During PAX Australia this year, Buy Somewhere was officially unveiled to the public. After being in development for more than three years behind closed doors, the Australian-based developers showcased their location-based mobile game to attendees. I was fortunate enough to sit down with Buy Somewhere Co-Founder and Game Designer Nick Griffiths to learn more about their upcoming title.
Nick’s foray into the game development scene dates back to the early days of Google Chrome. Having worked on Build with Chrome, a LEGO browser game where users build their own creations and share them with others, the idea of making a game with geo-mapping started to form. Of course, the technological limitations and the lack of a business partner kept the idea on the backburner while Nick continued at his day job.
Upon meeting Geoff Mortimer, Buy Somewhere Co-Founder and Technical Director, Nick and Geoff were able to secure funding through capital raising, growing the development team from an initial group of 3 staff, up to 15 staff ahead of Buy Somewhere‘s closed beta launch. It’s been a long three years working in stealth but the fruits of their labour could finally be shown to everyone for the first time.
Buy Somewhere is essentially a multi-player game of Monopoly, with a geo-mapping twist. Making use of a player’s location and surrounding environment, players are able to purchase property in their area, amassing a property portfolio to rival the likes of Donald Trump.
If Hasbro’s Monopoly and Nintendo’s Mario had a baby, as strange as that sounds, Buy Somewhere would be their offspring. Aesthetically, Buy Somewhere is colourful and lively, driven by a healthy dose of inspiration from Nintendo first party titles. Nick was quick to point out the obvious comparison, which many PAXAUS attendees had been making throughout the event, shamefully admitting to being a Nintendo fan boy back in his younger days. His own personal Super Nintendo console bears proof for his love of the brand, with permanent teeth marks on his controller from frustration playing Super Mario All-Stars.
Asides from the visuals, Buy Somewhere also tries to instil the same kind of fun many gamers associate with Nintendo games. “It’s all about fun. It’s all about you being able to play with other people in this world that reflects the world around you, but is fun to rediscover”, said Nick.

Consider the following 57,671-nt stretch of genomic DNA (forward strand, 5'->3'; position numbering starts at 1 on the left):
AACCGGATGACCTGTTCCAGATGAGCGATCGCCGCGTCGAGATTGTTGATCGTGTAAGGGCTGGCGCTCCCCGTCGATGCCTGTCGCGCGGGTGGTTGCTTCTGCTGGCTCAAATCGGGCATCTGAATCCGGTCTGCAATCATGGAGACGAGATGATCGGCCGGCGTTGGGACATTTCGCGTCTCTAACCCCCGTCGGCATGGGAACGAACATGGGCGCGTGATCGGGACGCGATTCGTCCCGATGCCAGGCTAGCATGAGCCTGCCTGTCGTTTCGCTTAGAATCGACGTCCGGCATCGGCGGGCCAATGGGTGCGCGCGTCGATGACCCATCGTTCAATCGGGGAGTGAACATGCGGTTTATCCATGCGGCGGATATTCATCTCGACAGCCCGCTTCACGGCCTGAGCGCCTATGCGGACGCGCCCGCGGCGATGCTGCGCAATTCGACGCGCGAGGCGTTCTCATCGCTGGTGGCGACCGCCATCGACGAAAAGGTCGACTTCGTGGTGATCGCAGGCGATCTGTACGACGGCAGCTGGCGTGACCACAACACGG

When you think location-based games, the first mobile game that springs to mind is Pokémon Go. The Pokémon Go craze took the world by storm, drawing players of all age groups out of their homes in an effort to catch Pokémon and dominate their local Poke Gyms. I quizzed Nick on his thought of Pokémon Go and what impact the game’s release may have on Buy Somewhere’s success.
Whereas Niantic churned out Pokémon Go in approximately a 9 month period and based the game largely on their past title Ingress game engine, Buy Somewhere has been in the works for more than triple that time, and with good reason.
“We didn’t want to provide an environment that was irrelevant for the player. You take away the map from Pokémon Go and you can still see the distance between you and PokeStops, and everything else is irrelevant.” said Nick. “It’s just noise, it’s just positioning you. We have actually used location data, where parks are, where waterways are, to introduce typography into the world.”
That impressive typographic data and technology is what brings the world of Buy Somewhere to life, elevating it from flat, lifeless terrain into a virtual game board that actually has depth and richness. Unlike Pokémon Go where the environment is secondary to the Pokémon themselves, Buy Somewhere is all about the environment and what real estate occupies your location. As such, interpreting data and being able to render locations specific to their “type” is all part of the game. In total, there are over 60 different property types for players to discover and add to their property portfolio, with more property types planned for the future.
Major landmarks have all been custom-built; represent the cream of the crop of hot property on the virtual market. Residential blocks are the cheapest types available, with industrial and other types fitting in between the mix. If there’s a building structure, more likely than not, you can purchase it in Buy Somewhere. Whether it be your best friend’s house, your next door neighbour, or even your favourite coffee shop for us Melbournians. Buy, trade, or even steal property from others. You can own them all.
Adding an extra element of fun to gameplay are collectible items such as item vessels in game to take Buy Somewhere beyond just property collecting, with more features and enhancements planned for the future, although Nick was tight-lipped on what those features might be at this stage.
Buy Somewhere will be launching in closed beta very soon in Australia, followed by an officially launch set some time for early 2017 across Australia. A release in the United States will follow after that, and then the rest of the world. If you’d like to join the closed beta, please visit www.buysomewhere.com to register.
Check out the reveal trailer for the game below: